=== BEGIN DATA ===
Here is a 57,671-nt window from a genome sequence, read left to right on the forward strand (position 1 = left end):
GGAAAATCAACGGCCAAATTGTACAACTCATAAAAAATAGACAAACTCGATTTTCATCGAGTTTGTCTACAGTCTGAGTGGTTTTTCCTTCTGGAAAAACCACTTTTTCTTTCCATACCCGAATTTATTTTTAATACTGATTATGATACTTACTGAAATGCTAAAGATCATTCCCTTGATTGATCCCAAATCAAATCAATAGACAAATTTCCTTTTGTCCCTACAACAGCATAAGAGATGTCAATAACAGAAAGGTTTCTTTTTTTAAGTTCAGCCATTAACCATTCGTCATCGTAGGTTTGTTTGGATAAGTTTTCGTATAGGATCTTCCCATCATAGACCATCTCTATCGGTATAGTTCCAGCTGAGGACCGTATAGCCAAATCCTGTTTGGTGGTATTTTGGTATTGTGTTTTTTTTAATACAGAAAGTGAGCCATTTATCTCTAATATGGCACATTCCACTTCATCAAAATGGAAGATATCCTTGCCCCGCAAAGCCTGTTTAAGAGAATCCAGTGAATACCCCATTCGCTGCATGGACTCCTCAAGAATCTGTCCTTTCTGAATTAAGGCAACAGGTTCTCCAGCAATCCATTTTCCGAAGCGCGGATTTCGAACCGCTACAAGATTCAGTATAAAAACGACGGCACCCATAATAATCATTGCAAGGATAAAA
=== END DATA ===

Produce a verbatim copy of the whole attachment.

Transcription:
Here is a 57,671-nt window from a genome sequence, read left to right on the forward strand (position 1 = left end):
GGAAAATCAACGGCCAAATTGTACAACTCATAAAAAATAGACAAACTCGATTTTCATCGAGTTTGTCTACAGTCTGAGTGGTTTTTCCTTCTGGAAAAACCACTTTTTCTTTCCATACCCGAATTTATTTTTAATACTGATTATGATACTTACTGAAATGCTAAAGATCATTCCCTTGATTGATCCCAAATCAAATCAATAGACAAATTTCCTTTTGTCCCTACAACAGCATAAGAGATGTCAATAACAGAAAGGTTTCTTTTTTTAAGTTCAGCCATTAACCATTCGTCATCGTAGGTTTGTTTGGATAAGTTTTCGTATAGGATCTTCCCATCATAGACCATCTCTATCGGTATAGTTCCAGCTGAGGACCGTATAGCCAAATCCTGTTTGGTGGTATTTTGGTATTGTGTTTTTTTTAATACAGAAAGTGAGCCATTTATCTCTAATATGGCACATTCCACTTCATCAAAATGGAAGATATCCTTGCCCCGCAAAGCCTGTTTAAGAGAATCCAGTGAATACCCCATTCGCTGCATGGACTCCTCAAGAATCTGTCCTTTCTGAATTAAGGCAACAGGTTCTCCAGCAATCCATTTTCCGAAGCGCGGATTTCGAACCGCTACAAGATTCAGTATAAAAACGACGGCACCCATAATAATCATTGCAAGGATAAAA